U.S. gold futures rose 0.2% to $1,941.

“It’s a bit of a flight to safety right now that we are seeing in gold, because the stock markets are lower,” said Edward Meir, an analyst at ED&F Man Capital Markets.

“What also could be helping gold is the sharp slide we are seeing in U.S. yields.”

Asia’s stock

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Modest Gains Encouraging for Americans with Disabilities

August job numbers show improvement for Americans with disabilities, according to today’s National Trends in Disability Employment – Monthly Update (nTIDE), issued by Kessler Foundation and the University of New Hampshire’s Institute on Disability (UNH-IOD). Experts express caution due to the many factors that could affect economic recovery.

EAST HANOVER, N.J., Sept. 4, 2020 /PRNewswire-PRWeb/ — Kessler Foundation and University of New Hampshire nTIDE Report—featuring The Chicagoland Entrepreneurship Education for People with Disabilities (CEED) Project, an evidence-based, comprehensive entrepreneurship education and training program for people with disabilities and service providers in Illinois

August job numbers show improvement for Americans with disabilities, according to today’s National Trends in Disability Employment – Monthly Update (nTIDE), issued by Kessler Foundation and the University of New Hampshire’s Institute on Disability (UNH-IOD). Experts express caution due to the many factors that could affect economic recovery.

nTIDE COVID Update (month-to-month comparison)
In the Bureau of

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Mount Airy school system gains funding for pandemic-related bus safety pilot program | Local News

Mount Airy City Schools has been chosen for a pilot program aimed at making the school bus ride safer during the COVID-19 pandemic.

The third round of state COVID-19 relief legislation, which cleared the General Assembly in House Bill 1105 on Thursday, provides $115,000 to the state Department of Public Instruction to establish the Smart School Bus Safety pilot program.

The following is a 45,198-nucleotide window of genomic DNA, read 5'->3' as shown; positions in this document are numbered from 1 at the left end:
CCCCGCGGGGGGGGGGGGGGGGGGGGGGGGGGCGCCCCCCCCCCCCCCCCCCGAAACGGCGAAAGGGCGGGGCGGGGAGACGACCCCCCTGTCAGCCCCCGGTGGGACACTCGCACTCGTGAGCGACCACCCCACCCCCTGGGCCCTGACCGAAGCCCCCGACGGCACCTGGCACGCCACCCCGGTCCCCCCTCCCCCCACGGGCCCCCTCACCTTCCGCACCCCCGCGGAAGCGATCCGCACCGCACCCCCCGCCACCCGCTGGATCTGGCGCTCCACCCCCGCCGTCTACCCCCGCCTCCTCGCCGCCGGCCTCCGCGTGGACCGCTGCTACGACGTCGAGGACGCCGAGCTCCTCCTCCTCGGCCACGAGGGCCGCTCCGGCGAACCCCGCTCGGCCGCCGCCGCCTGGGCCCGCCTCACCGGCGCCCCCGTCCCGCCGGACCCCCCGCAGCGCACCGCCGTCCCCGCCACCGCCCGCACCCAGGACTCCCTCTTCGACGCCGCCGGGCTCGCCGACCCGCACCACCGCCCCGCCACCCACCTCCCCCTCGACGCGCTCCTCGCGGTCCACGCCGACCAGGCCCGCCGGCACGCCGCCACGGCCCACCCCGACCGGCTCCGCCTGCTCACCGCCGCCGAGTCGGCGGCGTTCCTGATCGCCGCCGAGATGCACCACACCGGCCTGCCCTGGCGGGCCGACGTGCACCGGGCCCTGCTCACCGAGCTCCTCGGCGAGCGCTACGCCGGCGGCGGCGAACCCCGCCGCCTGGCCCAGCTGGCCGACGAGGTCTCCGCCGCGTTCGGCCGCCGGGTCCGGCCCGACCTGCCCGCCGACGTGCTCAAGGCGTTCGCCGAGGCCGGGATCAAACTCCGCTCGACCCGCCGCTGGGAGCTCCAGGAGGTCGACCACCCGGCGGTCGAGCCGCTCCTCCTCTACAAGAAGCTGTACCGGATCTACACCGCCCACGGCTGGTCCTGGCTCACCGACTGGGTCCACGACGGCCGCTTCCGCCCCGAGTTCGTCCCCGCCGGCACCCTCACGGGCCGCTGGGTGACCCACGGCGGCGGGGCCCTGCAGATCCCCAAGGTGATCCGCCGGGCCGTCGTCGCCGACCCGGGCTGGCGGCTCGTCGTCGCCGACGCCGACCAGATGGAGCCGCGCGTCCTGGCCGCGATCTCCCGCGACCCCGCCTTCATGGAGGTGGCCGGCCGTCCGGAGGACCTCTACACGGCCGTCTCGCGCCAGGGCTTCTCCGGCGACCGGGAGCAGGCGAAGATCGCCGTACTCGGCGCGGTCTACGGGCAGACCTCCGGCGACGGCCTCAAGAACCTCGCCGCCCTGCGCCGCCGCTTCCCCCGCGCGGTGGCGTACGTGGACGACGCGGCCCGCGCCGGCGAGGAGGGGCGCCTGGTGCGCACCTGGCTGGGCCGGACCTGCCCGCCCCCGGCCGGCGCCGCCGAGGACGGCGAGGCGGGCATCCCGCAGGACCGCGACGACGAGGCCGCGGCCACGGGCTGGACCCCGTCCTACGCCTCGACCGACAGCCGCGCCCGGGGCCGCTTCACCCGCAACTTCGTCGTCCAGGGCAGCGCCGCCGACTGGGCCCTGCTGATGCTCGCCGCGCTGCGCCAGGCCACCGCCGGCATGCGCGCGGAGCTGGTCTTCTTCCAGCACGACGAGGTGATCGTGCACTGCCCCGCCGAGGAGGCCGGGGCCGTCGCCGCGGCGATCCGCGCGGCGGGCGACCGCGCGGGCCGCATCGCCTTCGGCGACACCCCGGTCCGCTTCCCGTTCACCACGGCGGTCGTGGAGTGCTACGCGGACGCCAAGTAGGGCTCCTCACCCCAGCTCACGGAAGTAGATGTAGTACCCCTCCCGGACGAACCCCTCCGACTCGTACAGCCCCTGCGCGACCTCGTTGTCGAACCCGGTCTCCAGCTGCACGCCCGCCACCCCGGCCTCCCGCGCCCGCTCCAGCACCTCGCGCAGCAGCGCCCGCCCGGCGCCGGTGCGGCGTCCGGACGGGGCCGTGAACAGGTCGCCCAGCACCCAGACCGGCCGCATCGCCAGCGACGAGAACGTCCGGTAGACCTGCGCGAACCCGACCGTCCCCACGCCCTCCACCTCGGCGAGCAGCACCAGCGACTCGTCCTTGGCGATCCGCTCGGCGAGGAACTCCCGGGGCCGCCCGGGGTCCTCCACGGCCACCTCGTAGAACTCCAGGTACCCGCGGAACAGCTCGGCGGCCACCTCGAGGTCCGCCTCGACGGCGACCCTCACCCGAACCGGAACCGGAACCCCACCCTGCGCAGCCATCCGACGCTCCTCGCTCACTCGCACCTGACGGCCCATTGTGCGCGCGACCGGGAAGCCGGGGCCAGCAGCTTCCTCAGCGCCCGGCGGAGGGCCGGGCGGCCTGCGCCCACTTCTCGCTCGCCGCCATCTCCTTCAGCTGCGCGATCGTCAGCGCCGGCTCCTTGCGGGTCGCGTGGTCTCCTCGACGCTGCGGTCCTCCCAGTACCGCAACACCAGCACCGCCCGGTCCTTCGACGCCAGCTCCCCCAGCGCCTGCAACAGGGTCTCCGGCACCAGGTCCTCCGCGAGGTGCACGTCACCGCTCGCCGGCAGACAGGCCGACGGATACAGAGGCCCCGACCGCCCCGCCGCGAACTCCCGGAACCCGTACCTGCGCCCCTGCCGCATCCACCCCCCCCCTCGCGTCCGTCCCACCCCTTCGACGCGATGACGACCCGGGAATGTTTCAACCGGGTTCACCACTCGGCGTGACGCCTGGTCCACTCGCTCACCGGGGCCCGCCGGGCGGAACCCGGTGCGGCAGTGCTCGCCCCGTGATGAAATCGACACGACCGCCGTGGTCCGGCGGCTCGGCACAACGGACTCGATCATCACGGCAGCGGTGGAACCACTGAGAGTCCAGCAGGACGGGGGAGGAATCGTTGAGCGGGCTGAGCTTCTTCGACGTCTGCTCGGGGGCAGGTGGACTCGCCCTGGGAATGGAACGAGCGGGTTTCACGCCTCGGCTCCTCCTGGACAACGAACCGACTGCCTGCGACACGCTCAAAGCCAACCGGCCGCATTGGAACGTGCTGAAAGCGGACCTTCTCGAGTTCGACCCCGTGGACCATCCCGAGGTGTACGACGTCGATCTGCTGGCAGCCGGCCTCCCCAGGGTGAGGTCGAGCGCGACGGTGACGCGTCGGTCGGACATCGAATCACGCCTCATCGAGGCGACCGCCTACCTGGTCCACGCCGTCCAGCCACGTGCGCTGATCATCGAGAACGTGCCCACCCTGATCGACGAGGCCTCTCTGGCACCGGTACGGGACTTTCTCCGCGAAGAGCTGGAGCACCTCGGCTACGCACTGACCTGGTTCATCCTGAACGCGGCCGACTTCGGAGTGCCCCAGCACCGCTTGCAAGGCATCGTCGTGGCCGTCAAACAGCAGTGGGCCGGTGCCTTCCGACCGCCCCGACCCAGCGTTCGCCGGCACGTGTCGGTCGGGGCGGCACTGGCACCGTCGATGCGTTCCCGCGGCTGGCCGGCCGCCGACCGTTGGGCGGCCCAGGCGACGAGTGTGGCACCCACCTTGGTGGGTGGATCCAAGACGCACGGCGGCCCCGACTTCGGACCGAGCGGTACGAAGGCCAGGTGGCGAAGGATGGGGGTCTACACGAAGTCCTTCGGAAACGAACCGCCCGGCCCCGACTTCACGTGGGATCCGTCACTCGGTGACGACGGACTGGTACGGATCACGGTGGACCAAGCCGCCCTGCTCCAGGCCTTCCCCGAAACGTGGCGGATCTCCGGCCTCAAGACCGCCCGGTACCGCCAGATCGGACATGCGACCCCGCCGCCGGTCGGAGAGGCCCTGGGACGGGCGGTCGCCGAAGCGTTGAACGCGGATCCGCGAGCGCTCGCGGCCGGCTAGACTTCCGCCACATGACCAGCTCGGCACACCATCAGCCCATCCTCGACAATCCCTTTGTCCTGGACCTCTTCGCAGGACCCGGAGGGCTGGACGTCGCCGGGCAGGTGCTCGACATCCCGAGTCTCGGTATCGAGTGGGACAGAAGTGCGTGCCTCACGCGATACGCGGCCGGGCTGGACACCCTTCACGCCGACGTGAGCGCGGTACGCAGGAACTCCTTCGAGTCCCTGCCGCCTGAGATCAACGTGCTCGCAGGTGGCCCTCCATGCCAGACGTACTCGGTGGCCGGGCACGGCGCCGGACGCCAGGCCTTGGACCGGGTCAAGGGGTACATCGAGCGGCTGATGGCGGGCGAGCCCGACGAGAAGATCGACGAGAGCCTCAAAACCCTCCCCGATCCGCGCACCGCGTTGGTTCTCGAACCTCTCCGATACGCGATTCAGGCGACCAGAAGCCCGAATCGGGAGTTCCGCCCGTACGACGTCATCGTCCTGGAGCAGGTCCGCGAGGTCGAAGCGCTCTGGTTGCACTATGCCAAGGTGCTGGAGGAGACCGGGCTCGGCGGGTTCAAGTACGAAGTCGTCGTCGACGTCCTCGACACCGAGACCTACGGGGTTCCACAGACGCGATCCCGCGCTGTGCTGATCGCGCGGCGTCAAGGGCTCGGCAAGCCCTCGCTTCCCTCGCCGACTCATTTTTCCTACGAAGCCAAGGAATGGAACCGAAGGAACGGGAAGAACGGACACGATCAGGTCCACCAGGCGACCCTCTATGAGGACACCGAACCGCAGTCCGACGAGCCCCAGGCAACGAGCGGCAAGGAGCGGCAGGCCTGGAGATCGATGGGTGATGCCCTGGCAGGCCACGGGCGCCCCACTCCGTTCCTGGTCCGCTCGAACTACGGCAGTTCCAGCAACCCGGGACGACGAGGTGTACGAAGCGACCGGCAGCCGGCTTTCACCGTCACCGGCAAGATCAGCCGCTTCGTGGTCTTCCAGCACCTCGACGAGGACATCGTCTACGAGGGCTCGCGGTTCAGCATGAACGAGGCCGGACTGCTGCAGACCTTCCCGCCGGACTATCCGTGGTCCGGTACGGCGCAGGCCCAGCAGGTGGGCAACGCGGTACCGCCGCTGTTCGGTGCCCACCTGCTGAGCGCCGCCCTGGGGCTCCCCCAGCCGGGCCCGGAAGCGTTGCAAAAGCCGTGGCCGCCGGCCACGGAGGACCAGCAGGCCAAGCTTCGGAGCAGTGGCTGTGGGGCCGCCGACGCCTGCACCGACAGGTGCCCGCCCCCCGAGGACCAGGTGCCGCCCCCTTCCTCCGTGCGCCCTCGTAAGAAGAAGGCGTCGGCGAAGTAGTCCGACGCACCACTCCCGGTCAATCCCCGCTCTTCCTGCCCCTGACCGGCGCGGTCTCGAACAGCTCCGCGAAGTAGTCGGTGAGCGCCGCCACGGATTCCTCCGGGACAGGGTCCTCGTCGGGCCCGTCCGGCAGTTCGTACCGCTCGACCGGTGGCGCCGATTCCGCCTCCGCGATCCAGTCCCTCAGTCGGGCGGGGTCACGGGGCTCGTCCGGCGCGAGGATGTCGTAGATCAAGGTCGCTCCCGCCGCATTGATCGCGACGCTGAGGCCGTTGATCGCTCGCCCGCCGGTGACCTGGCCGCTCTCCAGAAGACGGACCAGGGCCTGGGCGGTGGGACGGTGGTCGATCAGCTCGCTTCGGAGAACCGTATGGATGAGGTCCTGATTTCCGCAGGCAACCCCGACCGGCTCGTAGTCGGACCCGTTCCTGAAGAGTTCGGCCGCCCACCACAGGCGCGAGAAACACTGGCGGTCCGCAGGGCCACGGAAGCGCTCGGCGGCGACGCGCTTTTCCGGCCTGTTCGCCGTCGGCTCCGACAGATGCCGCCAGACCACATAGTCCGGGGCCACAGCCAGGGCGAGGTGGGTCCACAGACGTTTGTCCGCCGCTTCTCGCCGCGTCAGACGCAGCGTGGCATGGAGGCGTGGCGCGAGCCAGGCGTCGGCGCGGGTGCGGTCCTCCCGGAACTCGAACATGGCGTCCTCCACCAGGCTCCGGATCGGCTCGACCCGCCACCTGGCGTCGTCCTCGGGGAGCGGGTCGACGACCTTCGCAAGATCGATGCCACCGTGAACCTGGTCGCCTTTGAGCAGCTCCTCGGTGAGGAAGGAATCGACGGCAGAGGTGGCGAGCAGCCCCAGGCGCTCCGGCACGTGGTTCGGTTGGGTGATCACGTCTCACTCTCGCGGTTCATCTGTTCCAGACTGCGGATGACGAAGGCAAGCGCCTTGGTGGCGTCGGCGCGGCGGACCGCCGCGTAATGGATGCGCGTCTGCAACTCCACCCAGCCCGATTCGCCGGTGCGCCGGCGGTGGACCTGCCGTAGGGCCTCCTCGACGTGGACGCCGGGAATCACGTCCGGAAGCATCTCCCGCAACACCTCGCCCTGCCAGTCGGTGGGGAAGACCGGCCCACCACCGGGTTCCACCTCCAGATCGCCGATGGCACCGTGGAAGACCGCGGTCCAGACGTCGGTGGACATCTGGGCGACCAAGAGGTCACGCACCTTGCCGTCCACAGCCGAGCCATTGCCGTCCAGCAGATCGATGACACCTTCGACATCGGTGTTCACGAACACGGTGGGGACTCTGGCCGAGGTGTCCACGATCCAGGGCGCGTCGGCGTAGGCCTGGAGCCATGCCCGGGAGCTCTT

The Mount Airy system was chosen in part because about 1,300 of its 1,700 students are being instructed in-class during the 2020-21 school year. About 500 students are bus riders, according to system Superintendent Kim Morrison.

The program would begin Nov. 23 and end on Jan. 1, 2024. The funding is required to be spent by Dec. 30. When the program concludes, the system would keep the equipment.

According to the bill, the purpose “is to transform and improve the transportation of public school students through technology in response to

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August jobs report preview: Economists expect job gains at slower pace

  • The median economist estimate for Friday’s US nonfarm payrolls report is that the economy added 1.37 jobs in August, according to Bloomberg data. 
  • That’s a slower pace of jobs gained than in previous months, signaling that the labor market recovery is faltering as the coronavirus pandemic persists. 
  • “We shouldn’t confuse some improvement with a economy that is roaring back,” Nick Bunker, an economist at Indeed, told Business Insider. 
  • Visit Business Insider’s homepage for more stories.

Economists expect that Friday’s August nonfarm payrolls report, set to be released by the Labor Department, will show that the pace of the recovery from the coronavirus pandemic has lost further momentum. 

The median economist estimate is that the US economy added back 1.37 million jobs in August, according to Bloomberg data. That’s less than the 1.8 million added in July and the 4.8 million added in June. Again, there is a wide range of